Last year, Haftar, who controls Libya's east, launched an assault — with support from the United Arab Emirates, Russia, Egypt and France, and at least the tacit blessing of the U.S. — on the capital, Tripoli, the seat of the U.N.-backed government, whose main backer is Turkey.
It was a campaign he pursued using plenty of foreign hardware, much of it gifted by his sponsors. Libyan National Army forces, including mercenaries from Chad, Sudan and elsewhere, advanced on Tripoli atop Emirati-supplied mine-resistant vehicles, while Chinese Wing-loong drones flew above them to pound the capital. Haftar's militas patrolled the coast off Libya using a repurposed Irish navy frigate.
The U.N.-recognized government has called on its backers, too, with Turkey shipping squadrons of drones and its own armor to pro-government militiamen facing Haftar.
“We've been very blunt on the failure to uphold the arms embargo,” Williams said, adding that countries had continued to violate it even during and right after an international conference in January on Libya in Berlin, where world leaders had pledged to respect the injunctions on arms.
“The more these countries violate the arms embargo, the more Libyan people suffer. This has to stop now,” she said.
The alarming entry of Russian air power into Libya comes with the U.S. “absent from any effort to enforce international norms,” Jonathan Winer, a special envoy to Libya under President Obama, said in an interview Thursday.
“Let's pretend that Donald Trump wasn't president. I can tell you, as a former State Department official, the U.S. wouldn't be sitting by saying, 'Oh, my! People must be violating the arms embargo, but we're not going to say who, or do anything about it,'” he said. “That has been the approach of the Trump administration. The Russians have moved into territory the U.S. has left open.”
A senior Western aid official working on Libya, who spoke on condition of anonymity to be able to speak freely, agreed.
“The U.S. has a very indistinct policy on Libya. But they're also not willing to directly engage some of the primary backers like the UAE,” the official said. “They're really not willing to have that conversation on the most senior level where it needs to be had.”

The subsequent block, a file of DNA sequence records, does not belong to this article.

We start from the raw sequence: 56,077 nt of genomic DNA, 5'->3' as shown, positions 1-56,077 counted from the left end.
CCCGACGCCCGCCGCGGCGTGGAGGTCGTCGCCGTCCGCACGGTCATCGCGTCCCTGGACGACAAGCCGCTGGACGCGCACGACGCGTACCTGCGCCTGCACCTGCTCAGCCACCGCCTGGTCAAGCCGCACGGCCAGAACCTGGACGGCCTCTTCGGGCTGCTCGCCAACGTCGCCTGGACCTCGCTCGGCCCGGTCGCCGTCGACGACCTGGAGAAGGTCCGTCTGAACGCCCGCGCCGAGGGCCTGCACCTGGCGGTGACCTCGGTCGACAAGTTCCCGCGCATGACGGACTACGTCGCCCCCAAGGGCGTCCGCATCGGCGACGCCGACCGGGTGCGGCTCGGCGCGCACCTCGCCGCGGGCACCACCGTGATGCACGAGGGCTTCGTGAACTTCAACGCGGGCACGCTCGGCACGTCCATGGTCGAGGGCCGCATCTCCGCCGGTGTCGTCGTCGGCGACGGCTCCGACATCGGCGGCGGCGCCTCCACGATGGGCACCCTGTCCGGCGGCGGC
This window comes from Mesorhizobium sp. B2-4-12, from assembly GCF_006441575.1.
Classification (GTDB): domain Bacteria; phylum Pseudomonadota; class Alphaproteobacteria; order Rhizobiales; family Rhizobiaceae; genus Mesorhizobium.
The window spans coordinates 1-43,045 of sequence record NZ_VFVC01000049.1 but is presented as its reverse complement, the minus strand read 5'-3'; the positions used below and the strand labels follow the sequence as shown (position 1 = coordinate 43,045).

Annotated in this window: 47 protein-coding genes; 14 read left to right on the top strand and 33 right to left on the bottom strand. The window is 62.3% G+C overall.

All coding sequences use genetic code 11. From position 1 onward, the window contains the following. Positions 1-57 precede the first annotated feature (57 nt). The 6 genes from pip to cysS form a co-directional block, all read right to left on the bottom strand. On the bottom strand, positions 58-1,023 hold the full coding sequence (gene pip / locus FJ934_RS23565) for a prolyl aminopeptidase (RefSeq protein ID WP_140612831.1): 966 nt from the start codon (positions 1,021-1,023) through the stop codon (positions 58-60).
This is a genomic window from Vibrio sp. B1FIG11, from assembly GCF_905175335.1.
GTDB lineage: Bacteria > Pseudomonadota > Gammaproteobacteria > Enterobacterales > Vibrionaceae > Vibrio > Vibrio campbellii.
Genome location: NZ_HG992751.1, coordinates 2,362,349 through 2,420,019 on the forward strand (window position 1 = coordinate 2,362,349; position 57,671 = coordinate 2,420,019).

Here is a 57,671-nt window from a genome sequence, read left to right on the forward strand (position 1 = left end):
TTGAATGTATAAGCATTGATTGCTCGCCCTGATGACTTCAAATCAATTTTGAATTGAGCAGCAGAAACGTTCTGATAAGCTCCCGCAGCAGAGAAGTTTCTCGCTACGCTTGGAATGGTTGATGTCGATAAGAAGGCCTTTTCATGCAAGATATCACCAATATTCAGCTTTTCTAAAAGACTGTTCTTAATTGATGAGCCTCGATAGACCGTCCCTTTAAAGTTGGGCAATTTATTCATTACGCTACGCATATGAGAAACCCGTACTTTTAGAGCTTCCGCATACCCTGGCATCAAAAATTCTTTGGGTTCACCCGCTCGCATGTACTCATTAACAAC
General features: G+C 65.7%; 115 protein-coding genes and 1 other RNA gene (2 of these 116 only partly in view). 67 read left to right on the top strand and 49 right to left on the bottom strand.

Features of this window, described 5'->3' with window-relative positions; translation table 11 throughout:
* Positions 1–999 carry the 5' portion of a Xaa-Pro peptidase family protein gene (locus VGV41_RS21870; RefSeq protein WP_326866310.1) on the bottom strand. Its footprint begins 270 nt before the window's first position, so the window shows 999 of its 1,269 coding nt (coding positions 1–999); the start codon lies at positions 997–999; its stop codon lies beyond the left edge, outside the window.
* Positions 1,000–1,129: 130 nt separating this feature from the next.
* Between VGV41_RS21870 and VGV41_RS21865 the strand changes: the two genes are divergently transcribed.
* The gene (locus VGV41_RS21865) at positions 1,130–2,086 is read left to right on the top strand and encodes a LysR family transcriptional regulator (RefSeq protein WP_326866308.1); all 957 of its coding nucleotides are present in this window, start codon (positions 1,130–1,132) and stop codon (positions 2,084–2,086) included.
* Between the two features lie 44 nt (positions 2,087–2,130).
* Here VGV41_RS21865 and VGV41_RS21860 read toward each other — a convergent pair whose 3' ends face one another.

The same applies to European countries.
“The sad thing is that the whole Libya file was an opportunity for the Europeans to coalesce. Frankly, it's Europe's national security which is directly threatened,” the aid official said. “Whether it's a matter of terrorism and weapons and trafficking of human beings; this directly affects Europe.”
That lack of engagement may change with the Russian planes' arrival. Haftar and his backers are currently on the back foot. Earlier this month, government-aligned fighters backed by swarms of Turkish drones drove Haftar's forces out of Tripoli's periphery; those included Wagner Group mercenaries, who were reported to have been evacuated to Libya's eastern regions.
U.S. Africa Command believes the Russian jets will be used to provide “close air support” to further Wagner Group offensives in Libya. But with Haftar's ranks in disarray, they're more likely meant to defend areas still under his control from a possible Turkish-backed government offensive, said Frederic Wehrey, a former U.S. military attache who served in Libya.
“So what's the Russian game with these jets? It's to improve their negotiating position to stave off further Turkish encroachment to the east, but you can't say that this is the cavalry coming to the rescue,” Wehrey said.
That would echo a similar understanding Russia and Turkey have forged in Syria, where they have crossed swords but also cooperated in a detente that has excluded Western powers as well as the U.N.
A Russian-Turkish detente in Libya, the richest nation in Africa and home to the world's 10th-largest oil reserves, would have far-reaching consequences for the U.S. and Europe, said Maj. Karl Wiest, an Africa Command spokesman.
“It is possible that when the smoke clears in Libya, Russia has basing access on Europe's southern flank, and potentially long-range missile systems as well,” Wiest said. He added that over the last seven years, Russia has sold almost $9 billion in arms to its African partners, making it the top arms dealers for the continent.
Still, despite the Pentagon's opprobrium, there's little expectation that the U.S. or European nations will bring real pressure on Russia or the United Arab Emirates, an ally of the U.S. that diplomats say is the financial backer of Russia's incursion.
“That may change with Russia becoming more assertive,” said a Western diplomat, who spoke on condition of anonymity. “[But] if you look at the broader picture, at the economics, our relationship with Abu Dhabi is more important than the Libya policy. “